reducing "Crew-caused"
approach and landing

Pilot-in-charge Monitored Approach

The human system.
If we accept the idea of the crew being an "total aircraft management system", we can look at how it works using typical PF/PM duties. Historically the duties of the co-pilot have been called those of the "Pilot Not Flying" (PNF), but a deliberate attempt is now made to change the negative emphasis of this designation ("NOT Flying") to the more positive and assertive "Pilot Monitoring" (PM).  
One standard CRM textbook describes it this way: "The PM has many tasks to accomplish in support of the PF but the primary job of the pilot monitoring is to monitor the progress of the flight and PF's performance to detect any threat or error that can lead to negative consequences.  If a threat or an error is detected, that crewmember's job then becomes an assertive challenge that will identify the threat so the error does not occur, or identify the error so there are no negative consequences".
Or, as succinctly put by Boeing's Chief Pilot for Regulatory Affairs: "The task of the Pilot Monitoring is to prevent the Pilot Flying from killing the crew and passengers and from damaging the airplane".
This arrangement can be analysed from two different perspectives. One is a “mechanistic” approach, looking at it from a system design perspective, in terms of crew members as components with interconnections and reliability criteria. There is also what could be called a “humanistic” approach, with a social interactions perspective, dealing with relationships and perceptions, society and culture. However, either approach points to the same conclusion: the basic crew co-ordination SOP must be changed to meet today's safety challenges.
A fail-safe system design?
Envisage a aircraft system like that in the next diagram. 
It has a primary and a secondary control unit, manufactured to have the same basic design characteristics. However the “primary” unit is processing more input parameters than the “secondary” (5 compared to 3). It is also more powerful (100w output compared to 50w), and has a higher reliability (10-4  vs. 10-3).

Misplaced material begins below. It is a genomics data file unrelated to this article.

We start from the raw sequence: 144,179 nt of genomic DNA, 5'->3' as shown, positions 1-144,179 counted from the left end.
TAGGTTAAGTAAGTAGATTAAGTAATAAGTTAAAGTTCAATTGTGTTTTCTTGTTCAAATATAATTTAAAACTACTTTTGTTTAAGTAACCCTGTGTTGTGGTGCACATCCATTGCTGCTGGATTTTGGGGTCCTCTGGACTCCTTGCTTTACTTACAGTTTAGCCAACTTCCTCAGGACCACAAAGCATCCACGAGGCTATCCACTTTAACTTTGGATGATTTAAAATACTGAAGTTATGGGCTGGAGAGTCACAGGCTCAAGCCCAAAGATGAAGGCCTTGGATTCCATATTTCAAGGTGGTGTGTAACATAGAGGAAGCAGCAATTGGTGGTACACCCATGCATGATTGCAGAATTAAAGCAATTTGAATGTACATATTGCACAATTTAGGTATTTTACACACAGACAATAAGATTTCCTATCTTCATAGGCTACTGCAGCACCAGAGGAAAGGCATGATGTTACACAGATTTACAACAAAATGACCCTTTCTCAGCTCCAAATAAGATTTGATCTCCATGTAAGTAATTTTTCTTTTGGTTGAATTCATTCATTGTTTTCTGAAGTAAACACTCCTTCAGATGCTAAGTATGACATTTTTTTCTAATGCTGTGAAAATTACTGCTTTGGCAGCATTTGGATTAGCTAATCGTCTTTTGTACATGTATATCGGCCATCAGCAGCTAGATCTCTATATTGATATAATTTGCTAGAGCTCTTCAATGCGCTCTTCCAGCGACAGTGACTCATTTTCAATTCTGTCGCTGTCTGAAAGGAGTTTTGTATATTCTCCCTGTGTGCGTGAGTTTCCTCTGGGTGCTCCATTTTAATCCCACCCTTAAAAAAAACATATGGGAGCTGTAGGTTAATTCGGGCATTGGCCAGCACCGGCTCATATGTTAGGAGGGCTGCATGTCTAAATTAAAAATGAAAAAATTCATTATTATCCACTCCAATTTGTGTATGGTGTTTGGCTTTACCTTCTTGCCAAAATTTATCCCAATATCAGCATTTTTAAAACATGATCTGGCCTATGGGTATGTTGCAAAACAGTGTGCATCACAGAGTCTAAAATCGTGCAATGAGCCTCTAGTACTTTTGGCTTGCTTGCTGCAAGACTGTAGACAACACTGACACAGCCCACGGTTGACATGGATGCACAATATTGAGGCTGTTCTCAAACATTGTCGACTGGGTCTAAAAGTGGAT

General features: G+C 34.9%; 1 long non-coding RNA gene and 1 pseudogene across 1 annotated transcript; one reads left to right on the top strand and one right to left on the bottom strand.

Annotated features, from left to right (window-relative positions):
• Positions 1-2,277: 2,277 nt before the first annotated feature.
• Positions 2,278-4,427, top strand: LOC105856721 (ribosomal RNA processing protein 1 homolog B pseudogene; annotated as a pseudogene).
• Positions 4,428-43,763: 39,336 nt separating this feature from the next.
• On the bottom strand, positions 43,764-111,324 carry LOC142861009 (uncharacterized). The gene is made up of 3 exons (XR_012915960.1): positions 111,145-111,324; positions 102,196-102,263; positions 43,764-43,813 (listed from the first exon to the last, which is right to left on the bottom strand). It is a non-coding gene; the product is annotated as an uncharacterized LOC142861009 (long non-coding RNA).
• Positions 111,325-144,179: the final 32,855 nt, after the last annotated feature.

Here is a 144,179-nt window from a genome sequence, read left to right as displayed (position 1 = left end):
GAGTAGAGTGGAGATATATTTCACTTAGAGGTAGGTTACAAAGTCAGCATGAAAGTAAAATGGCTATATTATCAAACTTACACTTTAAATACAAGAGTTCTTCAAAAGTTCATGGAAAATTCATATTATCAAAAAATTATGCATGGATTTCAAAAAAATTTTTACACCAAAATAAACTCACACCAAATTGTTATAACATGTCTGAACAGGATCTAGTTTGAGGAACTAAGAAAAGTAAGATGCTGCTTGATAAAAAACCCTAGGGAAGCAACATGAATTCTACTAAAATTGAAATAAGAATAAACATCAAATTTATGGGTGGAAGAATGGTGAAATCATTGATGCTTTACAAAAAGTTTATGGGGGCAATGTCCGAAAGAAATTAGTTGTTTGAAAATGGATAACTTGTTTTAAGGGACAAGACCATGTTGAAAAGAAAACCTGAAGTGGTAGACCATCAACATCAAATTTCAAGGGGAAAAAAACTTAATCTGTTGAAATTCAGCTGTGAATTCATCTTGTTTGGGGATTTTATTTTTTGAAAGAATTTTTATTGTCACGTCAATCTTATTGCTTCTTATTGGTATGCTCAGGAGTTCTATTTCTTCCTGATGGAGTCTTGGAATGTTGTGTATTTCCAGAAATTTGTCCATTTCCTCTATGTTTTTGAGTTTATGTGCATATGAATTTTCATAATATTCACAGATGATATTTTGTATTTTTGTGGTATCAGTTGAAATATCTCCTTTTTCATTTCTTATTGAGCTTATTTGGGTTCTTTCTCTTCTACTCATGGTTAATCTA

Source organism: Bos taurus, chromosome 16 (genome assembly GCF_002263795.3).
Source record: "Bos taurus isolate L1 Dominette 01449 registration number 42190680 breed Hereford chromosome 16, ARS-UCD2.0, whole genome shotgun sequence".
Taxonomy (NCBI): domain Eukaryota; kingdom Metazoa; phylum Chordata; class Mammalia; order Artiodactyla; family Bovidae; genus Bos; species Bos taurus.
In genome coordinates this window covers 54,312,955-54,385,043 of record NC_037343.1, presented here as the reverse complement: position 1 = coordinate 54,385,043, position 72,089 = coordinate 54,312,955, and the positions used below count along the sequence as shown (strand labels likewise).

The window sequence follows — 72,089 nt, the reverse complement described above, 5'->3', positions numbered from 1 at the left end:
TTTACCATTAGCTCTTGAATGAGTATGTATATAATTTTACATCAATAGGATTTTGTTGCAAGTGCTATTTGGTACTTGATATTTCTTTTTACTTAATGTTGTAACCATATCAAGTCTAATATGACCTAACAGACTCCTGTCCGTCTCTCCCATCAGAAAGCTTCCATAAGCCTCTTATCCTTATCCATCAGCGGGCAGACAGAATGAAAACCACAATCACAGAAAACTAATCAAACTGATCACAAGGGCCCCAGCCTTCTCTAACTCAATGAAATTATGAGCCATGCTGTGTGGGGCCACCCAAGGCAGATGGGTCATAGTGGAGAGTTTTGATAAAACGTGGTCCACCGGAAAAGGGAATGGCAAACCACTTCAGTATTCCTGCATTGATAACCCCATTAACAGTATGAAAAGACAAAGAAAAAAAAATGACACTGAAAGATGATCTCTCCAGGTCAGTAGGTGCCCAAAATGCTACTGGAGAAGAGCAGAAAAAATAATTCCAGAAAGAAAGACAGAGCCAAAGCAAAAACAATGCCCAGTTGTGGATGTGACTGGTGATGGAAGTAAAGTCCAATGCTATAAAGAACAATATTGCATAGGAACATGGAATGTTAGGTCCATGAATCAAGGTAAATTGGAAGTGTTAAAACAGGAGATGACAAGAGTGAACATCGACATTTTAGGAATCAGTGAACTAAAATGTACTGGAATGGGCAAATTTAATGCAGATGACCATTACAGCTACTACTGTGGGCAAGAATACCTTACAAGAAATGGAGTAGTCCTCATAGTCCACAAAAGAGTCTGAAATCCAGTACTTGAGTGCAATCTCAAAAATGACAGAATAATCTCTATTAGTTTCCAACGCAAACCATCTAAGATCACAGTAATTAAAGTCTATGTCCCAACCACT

In  the total system's normal operating mode, the secondary unit includes the output of the master unit as one of its inputs. Its normal function is to process all the inputs in the same way as the master unit, and compare its own output with the master unit's.  If both are the same, the secondary adds its output to that of the primary controller.

The overall control system also has an alternate mode.

In this alternate mode, the secondary controller must detect and rectify faulty outputs from the primary, and if the fault continues, disconnect the primary system and take over with its own, correct, output.

But when we examine this, we can see there are a number of flaws.

  • The secondary unit lacks some of the inputs of the master.
  • One of its inputs is that of the master unit itself.
  • It is less reliable than the master unit so it is more likely to be in error if it computes a different output to the primary.
  • It has less output power to operate the “torque switch” and take over, if it correctly detects a failure in the primary.

Few engineers, and not many pilots, would see this as a "fail-safe", 10-7 reliability, system. A "Failure Mode and Effects Analysis" would reject this design system as inherently unsafe.  Engineers would soon find a simple solution - they'd switch the initial function between the two units, and put the comparator in the master unit. Then an inherently unreliable system would become much safer.